Is Idaho getting rid of Powerball?

Idaho is not getting rid of Powerball. There have been some recent discussions about changes to Powerball in Idaho, but the Idaho Lottery has confirmed that Powerball is not going away in the state.

What’s happening with Powerball in Idaho?

Here’s a quick rundown of what’s going on:

  • In April 2022, the Idaho Legislature passed a bill (HB575) that would change how Idaho participates in Powerball.
  • HB575 would require Idaho to leave the Multi-State Lottery Association (MUSL), which currently oversees Powerball.
  • Instead, Idaho would work directly with other lotteries to continue offering Powerball.
  • The change was proposed to give Idaho more flexibility and control over Powerball policies and revenue.
  • HB575 is currently on hold and has not yet taken effect.
  • The Idaho Lottery has confirmed Powerball is still being offered in Idaho and will continue to be offered.

So in short – there are potential future changes to how Idaho administers Powerball, but the game is not going away in the state.

Why did Idaho consider leaving MUSL?

Here are some of the key factors that motivated the proposed shift away from MUSL:

  • MUSL voted in 2021 to revise the Powerball game to increase the number of drawings and change the Power Play feature.
  • Some Idaho lawmakers were concerned these changes would negatively impact Powerball sales and proceeds for Idaho education programs.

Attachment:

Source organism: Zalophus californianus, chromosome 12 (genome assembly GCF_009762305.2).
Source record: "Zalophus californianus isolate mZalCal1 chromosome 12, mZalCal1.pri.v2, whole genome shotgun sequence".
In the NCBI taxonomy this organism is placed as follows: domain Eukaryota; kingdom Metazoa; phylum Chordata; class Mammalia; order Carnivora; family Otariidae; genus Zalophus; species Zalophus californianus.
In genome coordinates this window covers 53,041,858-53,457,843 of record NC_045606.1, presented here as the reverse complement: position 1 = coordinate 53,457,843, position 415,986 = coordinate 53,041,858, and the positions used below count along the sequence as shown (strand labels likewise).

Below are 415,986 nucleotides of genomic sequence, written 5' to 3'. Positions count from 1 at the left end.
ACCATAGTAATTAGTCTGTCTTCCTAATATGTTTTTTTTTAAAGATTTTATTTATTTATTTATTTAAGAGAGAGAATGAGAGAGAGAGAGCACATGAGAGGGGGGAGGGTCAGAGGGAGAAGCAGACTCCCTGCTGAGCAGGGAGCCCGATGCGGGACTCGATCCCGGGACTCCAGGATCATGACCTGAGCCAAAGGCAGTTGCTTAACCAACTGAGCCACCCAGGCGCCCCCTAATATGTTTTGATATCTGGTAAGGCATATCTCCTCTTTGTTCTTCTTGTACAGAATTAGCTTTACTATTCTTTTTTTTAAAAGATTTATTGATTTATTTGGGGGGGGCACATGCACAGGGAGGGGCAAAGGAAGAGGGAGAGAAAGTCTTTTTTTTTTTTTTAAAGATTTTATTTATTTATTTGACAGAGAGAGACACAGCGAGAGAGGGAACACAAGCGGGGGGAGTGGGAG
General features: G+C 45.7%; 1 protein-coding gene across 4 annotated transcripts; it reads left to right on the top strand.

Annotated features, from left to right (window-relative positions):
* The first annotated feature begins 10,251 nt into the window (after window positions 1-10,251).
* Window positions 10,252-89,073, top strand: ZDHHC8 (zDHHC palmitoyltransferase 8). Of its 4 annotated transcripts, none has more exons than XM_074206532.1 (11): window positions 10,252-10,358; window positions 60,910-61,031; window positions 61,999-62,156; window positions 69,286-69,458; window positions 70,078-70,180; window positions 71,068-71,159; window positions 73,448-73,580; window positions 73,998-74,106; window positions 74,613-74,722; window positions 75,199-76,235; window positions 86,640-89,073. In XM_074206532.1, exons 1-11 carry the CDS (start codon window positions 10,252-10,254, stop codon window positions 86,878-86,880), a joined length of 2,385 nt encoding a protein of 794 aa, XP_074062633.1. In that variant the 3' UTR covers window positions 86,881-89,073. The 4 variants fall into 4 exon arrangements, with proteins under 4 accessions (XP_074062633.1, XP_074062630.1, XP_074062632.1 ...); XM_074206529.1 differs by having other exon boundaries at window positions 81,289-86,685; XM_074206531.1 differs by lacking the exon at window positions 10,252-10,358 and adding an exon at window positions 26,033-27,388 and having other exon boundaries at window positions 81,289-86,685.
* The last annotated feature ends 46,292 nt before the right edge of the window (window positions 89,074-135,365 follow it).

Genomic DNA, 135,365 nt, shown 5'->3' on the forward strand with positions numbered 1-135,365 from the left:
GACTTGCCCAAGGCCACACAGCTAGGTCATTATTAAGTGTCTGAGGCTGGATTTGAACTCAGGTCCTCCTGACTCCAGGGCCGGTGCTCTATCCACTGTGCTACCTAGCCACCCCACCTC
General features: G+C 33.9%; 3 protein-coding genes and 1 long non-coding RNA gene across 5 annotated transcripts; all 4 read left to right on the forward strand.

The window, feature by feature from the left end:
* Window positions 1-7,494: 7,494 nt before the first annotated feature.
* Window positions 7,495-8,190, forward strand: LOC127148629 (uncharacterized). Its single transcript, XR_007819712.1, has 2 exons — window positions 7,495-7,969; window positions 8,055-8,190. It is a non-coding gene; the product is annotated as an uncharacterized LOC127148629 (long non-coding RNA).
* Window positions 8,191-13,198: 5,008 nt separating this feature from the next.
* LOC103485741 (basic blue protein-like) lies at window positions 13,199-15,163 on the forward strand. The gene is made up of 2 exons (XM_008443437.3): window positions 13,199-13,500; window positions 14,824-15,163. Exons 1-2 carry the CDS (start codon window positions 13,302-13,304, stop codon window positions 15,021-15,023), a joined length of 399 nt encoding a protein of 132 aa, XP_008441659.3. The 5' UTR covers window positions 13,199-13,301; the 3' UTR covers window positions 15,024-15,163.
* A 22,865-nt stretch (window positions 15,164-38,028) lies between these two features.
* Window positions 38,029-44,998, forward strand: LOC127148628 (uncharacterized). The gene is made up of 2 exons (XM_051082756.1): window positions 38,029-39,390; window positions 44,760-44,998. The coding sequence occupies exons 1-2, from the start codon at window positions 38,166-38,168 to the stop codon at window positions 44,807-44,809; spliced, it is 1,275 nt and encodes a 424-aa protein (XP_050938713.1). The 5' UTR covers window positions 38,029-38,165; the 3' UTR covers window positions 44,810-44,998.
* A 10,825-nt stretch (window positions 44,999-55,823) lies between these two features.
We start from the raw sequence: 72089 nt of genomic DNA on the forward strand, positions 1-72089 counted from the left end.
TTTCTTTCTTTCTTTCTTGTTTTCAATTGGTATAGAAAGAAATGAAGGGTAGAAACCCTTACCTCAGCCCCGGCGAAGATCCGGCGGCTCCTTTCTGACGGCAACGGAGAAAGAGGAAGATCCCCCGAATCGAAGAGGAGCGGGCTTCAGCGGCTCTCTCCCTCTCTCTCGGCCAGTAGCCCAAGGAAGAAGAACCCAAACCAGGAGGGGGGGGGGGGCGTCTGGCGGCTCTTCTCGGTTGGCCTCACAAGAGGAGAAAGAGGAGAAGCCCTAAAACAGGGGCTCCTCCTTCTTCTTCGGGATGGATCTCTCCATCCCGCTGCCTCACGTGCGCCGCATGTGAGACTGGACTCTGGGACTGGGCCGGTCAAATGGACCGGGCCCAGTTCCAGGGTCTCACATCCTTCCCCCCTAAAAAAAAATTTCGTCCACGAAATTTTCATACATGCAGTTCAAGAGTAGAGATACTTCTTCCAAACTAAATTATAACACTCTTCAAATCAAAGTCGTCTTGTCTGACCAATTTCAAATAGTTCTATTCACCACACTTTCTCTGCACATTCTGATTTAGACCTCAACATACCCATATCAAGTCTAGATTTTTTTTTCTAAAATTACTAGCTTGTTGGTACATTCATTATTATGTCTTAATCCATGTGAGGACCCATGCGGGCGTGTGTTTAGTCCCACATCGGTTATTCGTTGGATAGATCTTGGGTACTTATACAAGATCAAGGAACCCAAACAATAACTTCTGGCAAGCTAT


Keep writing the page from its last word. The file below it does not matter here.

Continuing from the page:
• By leaving MUSL, Idaho would have more control over game policies rather than being bound by majority votes.
  • Lawmakers believe Idaho may be able to negotiate better profit-sharing arrangements by working directly with other lotteries.
  • The bill would also allow Idaho to continue working with MUSL for games like Mega Millions while changing Powerball administration.

Essentially, the goal was to give Idaho more oversight of Powerball to maximize profits that support in-state education programs.

What do Idaho education officials say?

Idaho education officials have urged caution about leaving MUSL and stressed the importance of Powerball revenues. For example:

  • The Idaho State Board of Education opposed HB575, stating it puts Powerball revenue at risk.
  • Powerball funds $50 million per year worth of Idaho education programs, including scholarships and school building projects.
  • The Idaho Education Association argued HB575 threatens the budget stability of these programs.
  • Education officials recommend taking time to carefully consider all potential impacts before enacting major changes.

Preserving Powerball revenue is a high priority for Idaho education stakeholders. There are concerns any disruptions could negatively affect education budgets.

What are the potential downsides?

Here are some of the key downsides and risks Idaho officials have noted about leaving MUSL:

  • It could make cross-state collaboration and coordination more challenging for jackpot management and drawing logistics.
  • Idaho would have a smaller voice in multi-state game policies as an individual state versus part of MUSL.
  • It may be difficult to negotiate favorable profit-sharing deals without being part of the larger MUSL bloc.
  • Some Idaho lottery vendors have contracts requiring MUSL participation, which could cause legal issues.
  • Disrupting the current administration may require significant upfront transition costs.
  • There could be short-term disruptions to Powerball sales during any transition period.

Leaving MUSL introduces regulatory uncertainties that could put Powerball revenue at risk in the short term. Idaho officials want to tread carefully.